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Sabbath School Lesson Begins
The Book of Jeremiah
Lesson 3 October 10-16
Read for This Week's Study: 2 Chronicles 34:1-33, Jer. 22:1-19, 29:1-14, 2 Chron. 36:11-14, Jer. 23:2-8.
He defended the cause of the poor and needy, and so all went well. Is that not what it means to know me? (Jeremiah 22:16, NIV).
Famed Russian writer Fyodor Dostoevsky spent four
years in a Siberian prison in the 1800s for subversive political
activities. Later, writing about his experiences, he talked about some
of his fellow prisoners' utter lack of remorse for their terrible
In the course of several years, I never saw a sign of
repentance among these people; not a trace of despondent brooding over
their crimes, and the majority of them inwardly considered themselves
absolutely in the right.-Joseph Frank, Dostoevsky, the Years of Ordeal, 1850-1859, p. 95.
Dostoevsky could have been talking about, with the exception of Josiah, the five kings who ruled Judah during the ministry of Jeremiah. One after another, these men seemed totally unrepentant for their actions, even as it became clearer and clearer that their actions were bringing the calamities that the Lord, through Jeremiah, had warned would come.
It had never been God's intention to give Israel a king; by the end of this week's lesson, we will better understand why. We'll understand, too, the severe pressure that poor Jeremiah faced during much of his unappreciated ministry.
Study this week's lesson to prepare for Sabbath, October 17.
Sunday October 11
Josiah was the sixteenth king to rule in the Southern Kingdom; his
dates were 640-609 b.c. He became king at the age of eight, after more
than half a century of moral and spiritual decline under his father
(Amon) and grandfather (Manasseh), two of the most evil kings in Judah.
Josiah's reign lasted for thirty-one years. Unlike his ancestors,
did that which was right in the sight of the Lord (2 Kings 22:2), despite an environment that worked against him.
Born of a wicked king, beset with temptations to follow in his
father's steps, and with few counselors to encourage him in the right
way, Josiah nevertheless was true to the God of Israel. Warned by the
errors of past generations, he chose to do right, instead of descending
to the low level of sin and degradation to which his father and his
grandfather had fallen. He 'turned not aside to the right hand or to
the left.' As one who was to occupy a position of trust, he resolved to
obey the instruction that had been given for the guidance of Israel's
rulers, and his obedience made it possible for God to use him as a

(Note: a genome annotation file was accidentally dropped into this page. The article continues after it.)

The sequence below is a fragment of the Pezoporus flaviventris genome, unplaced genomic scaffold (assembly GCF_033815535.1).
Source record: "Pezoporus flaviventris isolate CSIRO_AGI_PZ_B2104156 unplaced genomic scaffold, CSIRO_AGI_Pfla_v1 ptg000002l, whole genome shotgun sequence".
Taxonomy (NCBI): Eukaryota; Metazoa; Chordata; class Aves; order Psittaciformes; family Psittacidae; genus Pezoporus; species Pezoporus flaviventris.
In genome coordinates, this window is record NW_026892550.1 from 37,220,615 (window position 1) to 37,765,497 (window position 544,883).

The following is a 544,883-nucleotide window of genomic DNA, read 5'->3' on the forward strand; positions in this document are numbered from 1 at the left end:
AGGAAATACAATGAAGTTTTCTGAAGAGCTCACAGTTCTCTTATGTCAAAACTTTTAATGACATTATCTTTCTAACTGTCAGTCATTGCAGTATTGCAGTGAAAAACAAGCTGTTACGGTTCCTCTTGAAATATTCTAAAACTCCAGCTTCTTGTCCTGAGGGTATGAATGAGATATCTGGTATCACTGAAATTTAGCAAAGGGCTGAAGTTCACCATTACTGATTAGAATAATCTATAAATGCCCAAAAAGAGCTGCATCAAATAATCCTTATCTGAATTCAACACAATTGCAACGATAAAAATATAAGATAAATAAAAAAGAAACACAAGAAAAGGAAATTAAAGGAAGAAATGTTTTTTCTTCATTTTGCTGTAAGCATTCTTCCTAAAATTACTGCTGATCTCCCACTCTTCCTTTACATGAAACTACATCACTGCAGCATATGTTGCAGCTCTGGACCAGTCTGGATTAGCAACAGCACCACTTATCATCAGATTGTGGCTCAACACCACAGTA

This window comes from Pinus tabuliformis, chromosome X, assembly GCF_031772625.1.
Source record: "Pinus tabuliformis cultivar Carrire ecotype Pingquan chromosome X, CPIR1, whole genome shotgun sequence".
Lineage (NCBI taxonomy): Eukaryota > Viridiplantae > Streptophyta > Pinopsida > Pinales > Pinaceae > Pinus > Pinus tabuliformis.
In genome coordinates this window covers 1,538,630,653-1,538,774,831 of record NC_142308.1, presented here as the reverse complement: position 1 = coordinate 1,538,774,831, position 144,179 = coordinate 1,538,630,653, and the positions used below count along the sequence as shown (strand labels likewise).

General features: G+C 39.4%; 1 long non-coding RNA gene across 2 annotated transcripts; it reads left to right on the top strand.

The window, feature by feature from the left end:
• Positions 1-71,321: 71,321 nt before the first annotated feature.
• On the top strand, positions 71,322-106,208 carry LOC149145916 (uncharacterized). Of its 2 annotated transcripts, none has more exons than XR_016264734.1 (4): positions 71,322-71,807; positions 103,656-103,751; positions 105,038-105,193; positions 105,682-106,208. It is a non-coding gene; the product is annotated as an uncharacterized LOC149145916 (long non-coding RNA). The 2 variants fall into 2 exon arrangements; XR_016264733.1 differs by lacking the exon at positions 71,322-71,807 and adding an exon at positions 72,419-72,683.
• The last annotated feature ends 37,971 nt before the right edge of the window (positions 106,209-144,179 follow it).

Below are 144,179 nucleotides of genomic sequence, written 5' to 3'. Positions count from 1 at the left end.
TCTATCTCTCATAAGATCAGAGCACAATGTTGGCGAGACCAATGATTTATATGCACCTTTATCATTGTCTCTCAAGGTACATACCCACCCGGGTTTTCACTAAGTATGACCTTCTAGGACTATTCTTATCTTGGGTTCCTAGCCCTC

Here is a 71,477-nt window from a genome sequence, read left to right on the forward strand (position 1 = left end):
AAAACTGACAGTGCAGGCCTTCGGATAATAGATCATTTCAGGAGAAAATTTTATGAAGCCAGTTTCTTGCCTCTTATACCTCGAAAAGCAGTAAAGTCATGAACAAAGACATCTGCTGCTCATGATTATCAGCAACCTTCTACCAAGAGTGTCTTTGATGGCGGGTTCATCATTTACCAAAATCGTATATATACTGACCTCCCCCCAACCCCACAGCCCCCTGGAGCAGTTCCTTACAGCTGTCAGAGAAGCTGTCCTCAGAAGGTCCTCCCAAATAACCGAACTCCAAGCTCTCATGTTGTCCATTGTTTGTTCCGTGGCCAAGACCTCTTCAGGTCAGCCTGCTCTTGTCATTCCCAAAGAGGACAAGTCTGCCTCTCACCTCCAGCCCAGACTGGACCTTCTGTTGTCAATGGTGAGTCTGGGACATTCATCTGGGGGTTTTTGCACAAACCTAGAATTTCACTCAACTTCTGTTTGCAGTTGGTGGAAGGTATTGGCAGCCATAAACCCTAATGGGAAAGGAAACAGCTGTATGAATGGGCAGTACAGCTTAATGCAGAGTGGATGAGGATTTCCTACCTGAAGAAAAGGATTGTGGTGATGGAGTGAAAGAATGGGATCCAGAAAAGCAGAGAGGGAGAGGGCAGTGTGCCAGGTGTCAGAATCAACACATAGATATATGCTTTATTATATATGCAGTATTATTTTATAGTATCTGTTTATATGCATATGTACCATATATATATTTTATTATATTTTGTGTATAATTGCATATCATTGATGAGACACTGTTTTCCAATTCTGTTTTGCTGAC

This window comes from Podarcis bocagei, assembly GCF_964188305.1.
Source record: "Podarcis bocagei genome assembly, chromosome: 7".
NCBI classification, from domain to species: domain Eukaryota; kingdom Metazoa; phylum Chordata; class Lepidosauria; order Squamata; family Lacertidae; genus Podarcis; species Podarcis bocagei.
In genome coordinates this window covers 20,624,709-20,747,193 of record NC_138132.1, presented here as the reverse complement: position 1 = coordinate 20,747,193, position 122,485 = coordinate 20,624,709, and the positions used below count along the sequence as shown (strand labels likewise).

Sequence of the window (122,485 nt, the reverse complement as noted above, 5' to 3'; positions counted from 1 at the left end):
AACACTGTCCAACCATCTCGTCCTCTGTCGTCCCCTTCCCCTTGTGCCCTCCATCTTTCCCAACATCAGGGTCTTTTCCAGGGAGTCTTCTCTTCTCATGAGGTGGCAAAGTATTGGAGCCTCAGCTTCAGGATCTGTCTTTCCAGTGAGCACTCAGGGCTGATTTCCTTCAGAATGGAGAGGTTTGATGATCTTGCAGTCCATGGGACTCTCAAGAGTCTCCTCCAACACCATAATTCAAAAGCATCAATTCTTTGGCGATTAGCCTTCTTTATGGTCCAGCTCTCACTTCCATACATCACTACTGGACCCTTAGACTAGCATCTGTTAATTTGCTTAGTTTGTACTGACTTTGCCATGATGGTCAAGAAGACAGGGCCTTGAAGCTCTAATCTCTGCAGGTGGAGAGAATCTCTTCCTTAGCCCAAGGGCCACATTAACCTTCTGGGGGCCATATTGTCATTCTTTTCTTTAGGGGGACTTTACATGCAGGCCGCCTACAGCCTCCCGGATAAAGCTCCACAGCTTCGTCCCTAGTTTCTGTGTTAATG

vessel unto honor.-Ellen G. White, Prophets and Kings, p. 384.
Read 2 Chronicles 34:1-33. What were the components of Josiah's reform, and why would they be central to any attempt at spiritual reformation, be it corporate or personal?
Josiah's reform consisted of two main components: First, it was getting rid, as much as possible, of anything and everything that smacked of idolatry. That is, he worked to remove the evil practices that had arisen in the nation.
But that was only the first step. An absence of evil or wrong
practices doesn't automatically mean that good will follow. Second,
after hearing the book of the law read to him, the king made a covenant
before the Lord
to keep his commandments, and his testimonies, and
his statutes, with all his heart, and with all his soul, to perform the
words of the covenant which are written in this book (2 Chron. 34:31).
Read 2 Chronicles 34:32-33. What do these verses tell us about the power of a good example, especially among people in positions of power and influence? Think long and hard: What influence do your words and actions exert on others?
Monday October 12
Jehoahaz (also known as Shallum) was 23 years old when he succeeded his father on the throne. His reign lasted only three months. Pharaoh replaced him with his brother because Jehoahaz was not favorable toward Egyptian politics. Jehoahaz was taken to Egypt, and there he died. (See 2 Chron. 36:4, 2 Kings 23:31-34.)
The king that followed Jehoahaz was Jehoiakim, who reigned from 609-598 b.c. He was the son of Josiah. When Nebuchadnezzar took Jerusalem, Jehoiakim was taken to Babylon along with vessels from the temple. Jeremiah again warned the people that their new king was leading the nation down a wrong path.
Read Jeremiah 22:1-19. What were some of the issues with Jehoiakim that brought such a stern rebuke from the Lord?
The Lord, speaking through Jeremiah, had very sharp words for this
corrupt and covetous ruler. Jehoiakim was an oppressive and greedy king
who imposed heavy taxes in Judah (see 2 Kings 23:35)
in order to pay the Egyptians. Worse, using forced labor, he had
elaborate construction done on his own palace, in defiance of the
Torah, which was clear about paying people for their work:
shalt not defraud thy neighbour, neither rob him: the wages of him that
is hired shall not abide with thee all night until the morning (Lev. 19:13). Also, unlike Josiah, his father, Jehoiakim permitted pagan rites to flourish again in Judah.
Jeremiah 22:16 is a powerful text. In the context of comparing the corrupt Jehoiakim to his father, Josiah, the Lord said to him:
He defended the cause of the poor and needy, and so all went well. Is that not what it means to know me? (NIV).
In other words, the true knowledge of God comes from how one treats
those who are in need; it comes when we step out of ourselves to